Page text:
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Cantilever system and method of use
8585325 Cantilever system and method of use
Patent Drawings:

Inventor: Roper
Date Issued: November 19, 2013
Application: 13/616,289
Filed: September 14, 2012
Inventors: Roper; Richard R. (Allen, TX)
Assignee: ENSCO PLC (London, GB)
Primary Examiner: Lagman; Frederick L
Assistant Examiner:
Attorney Or Agent: Patterson & Sheridan, LLP
U.S. Class: 405/201; 405/196
Field Of Search: ;405/201; ;405/196; ;405/195.1; ;405/197; ;405/198; ;405/199; ;405/200
International Class: E02B 17/00
U.S Patent Documents:
Foreign Patent Documents: WO 2007043856
Other References:









Abstract: A cantilever system for a rig comprising a hull, a beam coupled to the hull, an extension member coupled to the beam, and a hold-down member spaced from a support member and coupled to the extension member. A first end of the beam is extendable over an edge of the hull while a second end of the beam is positioned on the hull. The extension member increases the longitudinal length of the beam. The support member is disposed adjacent the edge of the hull. The hold-down member is configured to apply a force to the extension member in a direction toward the hull when the first end of the beam is extended over the edge of the hull. A method of increasing the capacity of the cantilever system comprises increasing the spacing between the support member and the hold-down member.
Claim: The invention claimed is:

1. A cantilever system for a rig, comprising: a hull; a beam movably coupled to the hull, wherein a first end of the beam is extendable over an edge of the hull whilea second end of the beam is positioned on the hull; a passive hold-down member that is spaced from a support member to support the beam, wherein the passive hold-down member is positioned at a predetermined distance from the support member such thatwhen the beam is fully extended, a maximum load that the beam supports is increased but a maximum reach of the beam is reduced, and wherein the beam is secured to the hull by a plate member of the passive hold-down member that extends below a surface ofthe hull; and an extension member coupled to the second end of the beam to increase the length of the beam, wherein when the beam is fully extended with the extension member, the maximum reach of the beam is increased.

2. The system of claim 1, wherein the passive hold-down member is configured to apply a reactive force to the beam in a direction toward the hull when the first end of the beam is extended over the edge of the hull.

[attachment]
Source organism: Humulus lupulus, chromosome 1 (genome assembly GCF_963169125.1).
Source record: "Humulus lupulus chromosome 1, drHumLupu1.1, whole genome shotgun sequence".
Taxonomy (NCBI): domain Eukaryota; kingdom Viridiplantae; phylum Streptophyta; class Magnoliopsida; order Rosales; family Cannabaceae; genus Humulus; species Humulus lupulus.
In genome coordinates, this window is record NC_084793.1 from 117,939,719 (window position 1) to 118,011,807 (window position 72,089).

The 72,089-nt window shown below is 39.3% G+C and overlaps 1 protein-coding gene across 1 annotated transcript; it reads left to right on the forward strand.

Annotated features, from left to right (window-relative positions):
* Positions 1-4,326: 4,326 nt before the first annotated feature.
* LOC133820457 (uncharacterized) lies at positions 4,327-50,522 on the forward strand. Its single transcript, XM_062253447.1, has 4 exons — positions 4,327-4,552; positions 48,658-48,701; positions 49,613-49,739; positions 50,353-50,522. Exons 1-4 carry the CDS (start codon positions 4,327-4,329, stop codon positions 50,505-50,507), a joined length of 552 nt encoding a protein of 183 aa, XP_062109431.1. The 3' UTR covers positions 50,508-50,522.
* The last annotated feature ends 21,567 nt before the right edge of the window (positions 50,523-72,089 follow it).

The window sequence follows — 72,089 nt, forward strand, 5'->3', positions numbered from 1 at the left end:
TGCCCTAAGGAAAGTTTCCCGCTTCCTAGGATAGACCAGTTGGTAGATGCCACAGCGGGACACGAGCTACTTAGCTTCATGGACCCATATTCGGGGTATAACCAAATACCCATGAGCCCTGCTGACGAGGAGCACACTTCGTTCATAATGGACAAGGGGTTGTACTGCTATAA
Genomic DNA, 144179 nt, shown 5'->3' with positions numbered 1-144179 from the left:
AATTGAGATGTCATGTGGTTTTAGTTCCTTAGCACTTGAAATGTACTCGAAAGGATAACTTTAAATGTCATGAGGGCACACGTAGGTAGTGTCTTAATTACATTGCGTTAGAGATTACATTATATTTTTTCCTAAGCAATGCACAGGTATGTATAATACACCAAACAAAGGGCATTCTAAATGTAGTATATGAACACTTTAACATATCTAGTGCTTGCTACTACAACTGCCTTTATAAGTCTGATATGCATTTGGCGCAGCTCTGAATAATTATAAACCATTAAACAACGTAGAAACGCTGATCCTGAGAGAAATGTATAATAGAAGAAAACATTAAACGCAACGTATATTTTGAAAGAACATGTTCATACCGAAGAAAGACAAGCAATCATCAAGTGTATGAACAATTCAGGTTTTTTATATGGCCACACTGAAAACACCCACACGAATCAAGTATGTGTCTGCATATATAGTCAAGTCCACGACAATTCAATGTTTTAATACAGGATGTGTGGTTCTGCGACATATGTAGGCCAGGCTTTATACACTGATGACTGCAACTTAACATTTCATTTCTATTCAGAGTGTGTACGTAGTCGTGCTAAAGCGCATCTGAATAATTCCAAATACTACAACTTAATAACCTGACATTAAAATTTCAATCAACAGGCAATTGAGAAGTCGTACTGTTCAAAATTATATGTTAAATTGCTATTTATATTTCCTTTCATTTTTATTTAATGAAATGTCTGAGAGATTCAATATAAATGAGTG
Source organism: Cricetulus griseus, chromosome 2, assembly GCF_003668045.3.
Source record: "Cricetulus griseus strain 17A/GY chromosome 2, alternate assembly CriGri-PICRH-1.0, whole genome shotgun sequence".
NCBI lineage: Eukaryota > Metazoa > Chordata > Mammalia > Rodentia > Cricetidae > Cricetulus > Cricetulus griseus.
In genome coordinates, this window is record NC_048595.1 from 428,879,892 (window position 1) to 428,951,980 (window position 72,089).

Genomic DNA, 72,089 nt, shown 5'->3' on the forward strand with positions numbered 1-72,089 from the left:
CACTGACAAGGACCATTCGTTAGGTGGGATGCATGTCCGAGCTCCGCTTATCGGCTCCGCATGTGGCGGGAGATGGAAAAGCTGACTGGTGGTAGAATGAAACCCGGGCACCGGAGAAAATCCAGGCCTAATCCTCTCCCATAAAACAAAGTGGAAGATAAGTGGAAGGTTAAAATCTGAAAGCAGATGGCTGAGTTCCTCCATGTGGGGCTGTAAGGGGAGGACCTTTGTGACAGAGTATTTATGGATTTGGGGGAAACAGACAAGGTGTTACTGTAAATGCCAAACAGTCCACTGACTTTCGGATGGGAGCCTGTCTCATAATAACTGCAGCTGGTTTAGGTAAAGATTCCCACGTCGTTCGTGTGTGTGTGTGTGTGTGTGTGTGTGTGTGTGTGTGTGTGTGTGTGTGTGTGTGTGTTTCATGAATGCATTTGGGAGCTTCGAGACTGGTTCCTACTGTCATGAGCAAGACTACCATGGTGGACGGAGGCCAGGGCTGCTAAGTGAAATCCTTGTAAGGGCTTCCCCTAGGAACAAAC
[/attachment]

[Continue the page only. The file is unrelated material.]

3. The system of claim 1, wherein at least one of the passive hold-down member and the support member is integral with the hull.

4. The system of claim 1, further comprising a second hold-down member that is positioned between the support member and the passive hold-down member.

5. The system of claim 4, wherein the second hold-down member is configured to apply a force to the beam in a direction toward the hull when the first end of the beam is extended over the edge of the hull.

6. The system of claim 1, wherein the support member is disposed adjacent the edge of the hull, and wherein the passive hold down member is positioned the predetermined distance from the support member in a direction away from the edge of thehull.

7. The system of claim 1, wherein the passive hold-down member and the support are pre-installed in the hull.

8. The system of claim 1, wherein the passive hold-down member is coupled to the extension member and the hull after the extension member is coupled to the second end of the beam.

9. The system of claim 1, further comprising a plurality of legs configured to support the hull, wherein the hull is moveable relative to the legs.

10. A method of increasing a load capacity of a cantilever system that is supported by a hull of a rig, comprising: coupling a passive hold-down member and a support member to the hull for supporting a beam of the cantilever system, wherein afirst end of the beam is extendable over an edge of the hull while a second end of the beam is positioned on the hull; spacing the passive hold-down member from the support member a predetermined distance such that when the beam is fully extended, amaximum load that the beam supports is increased but a maximum reach of the beam is reduced, wherein the beam is secured to the hull by a plate member of the passive hold-down member that extends below a surface of the hull; and coupling an extensionmember to the second end of the beam to increase the length of the beam, wherein when the beam is fully extended with the extension member, the maximum reach of the beam is increased.